Terms program management and portfolio management are used quite frequently, but let’s see where portfolio management, program management and project management exactly fit in. It is crucial to understand the difference and work relationships at each level. This becomes more important because, at the organizational level, it is imperative to know details while driving work forward and integrating it upward.
Projects belong to programs as programs belong to portfolios. A portfolio is a high-level view of all the projects an organization is running to meet the business’s main strategic objectives. At the same time, the program is a collection of projects being executed collaboratively to generate value that cannot be gained by managing them individually.
The beauty of Kanban is not just implementation at portfolio but also the comfort and value it brings at all the levels in organization or work. At its core, Kanban is a method to visualize the flow and manage work irrespective of the level implemented. Kanban can be applied to high-level strategic processes, mid-level tactical processes and, of course, Team level processes. Its flow-based approach helps visualize and manage the work from ideation, analysis, implementation, and completion.
The upstream to downstream view gives a pipeline of incoming projects and visualization of funded and approved projects to make informed decisions. At the Program level, Program leaders can track the features within their domain. While at the team level, it helps to track working software development while also giving them and program leaders a broader context of how their work bubbles up into the big picture.
To implement Portfolio Kanban, brainstorm the columns that you think will help you clearly define the progress. For example, a Backlog, Initial Customer Validation, Assessing, Ready, Building, and Collecting Evidence. Then explicitly define policies, which are exit criteria for each column. Start with existing policies first and improve as you progress. Make sure policies are explicitly defined and are not too complex to follow.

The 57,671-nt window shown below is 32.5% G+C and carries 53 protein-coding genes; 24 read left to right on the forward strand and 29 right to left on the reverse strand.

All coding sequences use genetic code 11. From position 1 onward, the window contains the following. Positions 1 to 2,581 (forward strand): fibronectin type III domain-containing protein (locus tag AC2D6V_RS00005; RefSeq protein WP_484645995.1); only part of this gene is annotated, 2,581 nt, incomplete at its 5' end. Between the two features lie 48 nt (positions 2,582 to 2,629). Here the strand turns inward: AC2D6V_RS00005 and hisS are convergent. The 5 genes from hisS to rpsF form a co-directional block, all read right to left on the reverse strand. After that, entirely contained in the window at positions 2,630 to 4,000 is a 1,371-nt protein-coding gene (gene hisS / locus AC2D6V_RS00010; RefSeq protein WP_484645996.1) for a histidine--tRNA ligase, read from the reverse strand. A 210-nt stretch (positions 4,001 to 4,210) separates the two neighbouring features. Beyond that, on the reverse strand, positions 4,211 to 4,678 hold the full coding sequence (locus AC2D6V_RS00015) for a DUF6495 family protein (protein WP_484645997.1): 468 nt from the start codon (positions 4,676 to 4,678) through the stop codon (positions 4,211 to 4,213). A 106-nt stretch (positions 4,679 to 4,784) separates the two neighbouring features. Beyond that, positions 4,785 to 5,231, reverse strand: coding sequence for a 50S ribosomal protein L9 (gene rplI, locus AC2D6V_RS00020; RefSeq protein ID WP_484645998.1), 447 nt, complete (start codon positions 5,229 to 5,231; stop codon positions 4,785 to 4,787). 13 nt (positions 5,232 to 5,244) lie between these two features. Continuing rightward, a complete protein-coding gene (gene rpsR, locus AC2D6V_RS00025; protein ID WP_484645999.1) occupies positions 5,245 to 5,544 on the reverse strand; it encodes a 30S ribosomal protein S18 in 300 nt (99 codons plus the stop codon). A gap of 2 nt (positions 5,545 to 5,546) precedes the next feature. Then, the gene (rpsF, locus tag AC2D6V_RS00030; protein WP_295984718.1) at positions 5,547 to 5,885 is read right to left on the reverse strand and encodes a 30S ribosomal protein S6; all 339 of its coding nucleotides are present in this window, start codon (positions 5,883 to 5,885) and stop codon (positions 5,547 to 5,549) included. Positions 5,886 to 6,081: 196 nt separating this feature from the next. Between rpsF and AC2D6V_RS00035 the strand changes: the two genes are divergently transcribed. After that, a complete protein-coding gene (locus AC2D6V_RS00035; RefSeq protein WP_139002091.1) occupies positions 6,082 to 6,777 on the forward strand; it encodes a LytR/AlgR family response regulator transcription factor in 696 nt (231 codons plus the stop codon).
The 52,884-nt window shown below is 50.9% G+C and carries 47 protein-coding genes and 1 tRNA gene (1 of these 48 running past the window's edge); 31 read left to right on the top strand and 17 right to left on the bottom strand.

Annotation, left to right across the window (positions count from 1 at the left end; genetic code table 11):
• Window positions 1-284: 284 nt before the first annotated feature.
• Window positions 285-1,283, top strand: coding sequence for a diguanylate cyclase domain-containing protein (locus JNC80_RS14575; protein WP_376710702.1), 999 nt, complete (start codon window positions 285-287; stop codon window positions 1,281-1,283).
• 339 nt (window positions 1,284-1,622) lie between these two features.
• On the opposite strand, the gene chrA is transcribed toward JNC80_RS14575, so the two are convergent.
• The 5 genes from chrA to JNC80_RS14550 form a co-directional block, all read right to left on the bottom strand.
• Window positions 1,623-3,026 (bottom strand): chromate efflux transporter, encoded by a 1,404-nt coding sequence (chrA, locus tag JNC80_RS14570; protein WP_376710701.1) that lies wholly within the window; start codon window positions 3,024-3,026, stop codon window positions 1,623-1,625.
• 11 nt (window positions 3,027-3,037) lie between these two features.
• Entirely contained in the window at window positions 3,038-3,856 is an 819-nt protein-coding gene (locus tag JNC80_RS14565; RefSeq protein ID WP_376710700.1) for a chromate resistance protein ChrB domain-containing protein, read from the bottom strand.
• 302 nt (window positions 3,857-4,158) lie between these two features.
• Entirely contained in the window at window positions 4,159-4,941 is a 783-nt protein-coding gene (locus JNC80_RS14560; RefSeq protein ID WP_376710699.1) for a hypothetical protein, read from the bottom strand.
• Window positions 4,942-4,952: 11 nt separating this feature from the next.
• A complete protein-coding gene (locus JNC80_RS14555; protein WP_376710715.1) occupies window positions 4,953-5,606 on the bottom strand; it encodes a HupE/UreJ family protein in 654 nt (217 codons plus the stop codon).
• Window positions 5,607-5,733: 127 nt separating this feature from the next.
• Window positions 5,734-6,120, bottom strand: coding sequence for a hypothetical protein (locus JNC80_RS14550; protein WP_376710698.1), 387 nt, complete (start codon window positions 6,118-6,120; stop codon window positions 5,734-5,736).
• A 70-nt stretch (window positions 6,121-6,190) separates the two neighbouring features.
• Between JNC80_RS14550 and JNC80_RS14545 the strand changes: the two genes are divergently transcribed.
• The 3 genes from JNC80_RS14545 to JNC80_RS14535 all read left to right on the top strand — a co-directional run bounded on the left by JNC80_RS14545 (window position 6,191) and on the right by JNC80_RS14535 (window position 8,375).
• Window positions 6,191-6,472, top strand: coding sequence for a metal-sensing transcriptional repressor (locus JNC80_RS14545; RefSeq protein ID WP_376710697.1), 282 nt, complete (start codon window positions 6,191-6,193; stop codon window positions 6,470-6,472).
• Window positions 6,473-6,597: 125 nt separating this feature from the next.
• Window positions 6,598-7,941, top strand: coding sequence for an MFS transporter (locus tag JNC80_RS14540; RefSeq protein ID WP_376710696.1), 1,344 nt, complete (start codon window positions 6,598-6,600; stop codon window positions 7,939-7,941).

Once you define policies, define commitment points, these are the points where you commit work at the current level and the second is when you are ready to pass work downstream. In the first commitment we are committing to work, and in other point we are committing to deliver and we are starting to achieve outcomes
Once the upstream, the downstream board is designed, define cadence for replenishment, delivery feedback, board review and delivery process.
Kanban when used at various levels –
- Portfolio — At this level, the Kanban system helps describe Go-NoGO to epics ready to be implemented.
— Establish cost estimates
— Assess technical and business viability
- Program — Epics that are tagged for implementation at the Portfolio level are further broken down to Features and categorized as CR, new feature, Enhancement etc. Kanban System at this level also helps describe Agile Teams Implementing particular feature to deployment to Staging and further to production. It also helps identify cross-team feature level dependencies through your iterations so the team can identify and focus on cross-team communication.
- Team — Features in the implementation phase in the Program program for the respective team boils down to forming a team Kanban. Teams might choose to define Class of Service at the team level, the actual solution development happens. Word of Caution here is teams under the program should follow cadence and plan, demo, integrate.
The collective status of these tasks represents the status at the higher level. Kanban aids represent work that makes the most sense and rolls up information (team > program > portfolio) to summarize and visualize the overall business objectives, epic delivered to fulfil enterprise vision and overall ROI generated!